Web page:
The world at night is never truly dark anymore, but rather lit up with the light of many fake suns.
Artificial lights have led to light pollution — a problem that’s been documented to disrupt or interfere with the behavior of animals including migrating birds and sea turtle hatchlings. It also impacts the tiniest of insects, including those designed for dusk and darkness, in ways that aren’t completely understood.
FIU associate professor of biology Jamie Theobald and Ph.D. student Yash Sondhi want to find out what all of this artificial light at night is doing to moths, one of the nighttime’s most important nocturnal pollinators.
With a National Geographic grant, they will collaborate with Akito Kawahara from the University of Florida, and Huai-Ti Lin and Sam Fabian from the Imperial College London, to uncover how moths respond to different light levels at field sites in India, and determine if they are attracted to or avoid light-polluted areas.
“I’ve always been interested in the question of a moth’s interaction with light and have worked to come up with ways to track how light affects when moths are active,” Yash said. “Now, this grant will help explore these questions more closely and at a larger, environmental scale in terms of how light pollution is changing their behavior.”
They will use motion capture technology, like the kind used in movies, to measure the moths’ flight patterns, in collaboration with Fabian. A 3D printer will allow the researchers to print tiny capture points that can be attached to the moth’s body, accurately tracking each precise moment when a moth takes flight. This will then be matched to data on lighting conditions.
Theobald, whose lab focuses on insect vision and flight, explains that insects have brains a millionth of a fraction of the size of a human brain. And although those brains are tiny, they are capable of making sophisticated decisions especially during flight. They grab and process images at a lightning-fast level, almost like a sped-up slideshow. If they come across an obstacle or something unknown, they don’t panic. They make split decisions, change course and fly in another direction. In fact, the flight they perform can match or exceed those of human pilots.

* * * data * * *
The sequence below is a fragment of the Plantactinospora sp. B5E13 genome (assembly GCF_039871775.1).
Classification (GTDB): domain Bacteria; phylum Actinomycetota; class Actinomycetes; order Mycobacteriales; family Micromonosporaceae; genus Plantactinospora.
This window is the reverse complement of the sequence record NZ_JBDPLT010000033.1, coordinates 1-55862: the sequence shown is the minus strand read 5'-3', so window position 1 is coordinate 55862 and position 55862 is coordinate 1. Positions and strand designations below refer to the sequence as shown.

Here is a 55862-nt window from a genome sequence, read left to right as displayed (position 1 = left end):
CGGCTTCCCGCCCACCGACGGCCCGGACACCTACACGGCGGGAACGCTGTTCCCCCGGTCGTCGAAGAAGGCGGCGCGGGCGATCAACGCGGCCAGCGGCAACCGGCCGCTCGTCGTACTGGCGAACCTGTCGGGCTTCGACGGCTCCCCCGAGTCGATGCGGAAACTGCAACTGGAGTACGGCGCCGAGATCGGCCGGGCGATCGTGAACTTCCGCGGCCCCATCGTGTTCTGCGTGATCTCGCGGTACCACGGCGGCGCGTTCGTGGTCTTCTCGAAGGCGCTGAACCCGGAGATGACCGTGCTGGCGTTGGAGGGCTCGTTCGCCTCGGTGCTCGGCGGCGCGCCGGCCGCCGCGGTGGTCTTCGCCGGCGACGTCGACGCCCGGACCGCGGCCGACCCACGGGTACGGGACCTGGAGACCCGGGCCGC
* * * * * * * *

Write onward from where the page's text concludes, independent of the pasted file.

But, there’s no flying without vision. And there’s no vision without light. So, light level is one of the biggest challenges when it comes to flight.
Moths, though, evolved to fly at dusk or in darker conditions beneath moonlight and starlight, and have great low light vision. Too much light usually creates problems.
After all, one of the most well-known ways light affects these nocturnal insects is in the common phrase like a moth to flame. It still remains somewhat of a mystery as to why moths are so attracted to light — especially since the attraction, at its worst, is usually fatal. What scientists do know is that when moths get near bright light, they basically stop being moths. They abandon their normal duties as the nightshift pollinators. They don’t make time to reproduce. For the most part, they simply sit near the light source, stunned.
Sondhi has witnessed this phenomenon working in the field. Thousands of moths — all different sizes, colors and shape — congregate on a moth screen, which is lit up with UV lights and used to survey moths. The first time Sondhi saw it, he was astonished. It’s what led him to the research he’s doing today, trying to unravel the relationship between vision, flight and light.
The researchers emphasize light pollution is a conservation issue, and more knowledge and awareness about light pollution’s impacts on insects is needed, especially since artificial light is becoming a bigger problem.
“You know, in some ways light pollution is a nice sort of problem in principle, because we could just solve it. Lighting is simple to solve… Just turn off your lights at night,” Theobald said. “There’s no consequences. There’s actually also human health benefits associated with properly dark nights without lots of artificial lights.”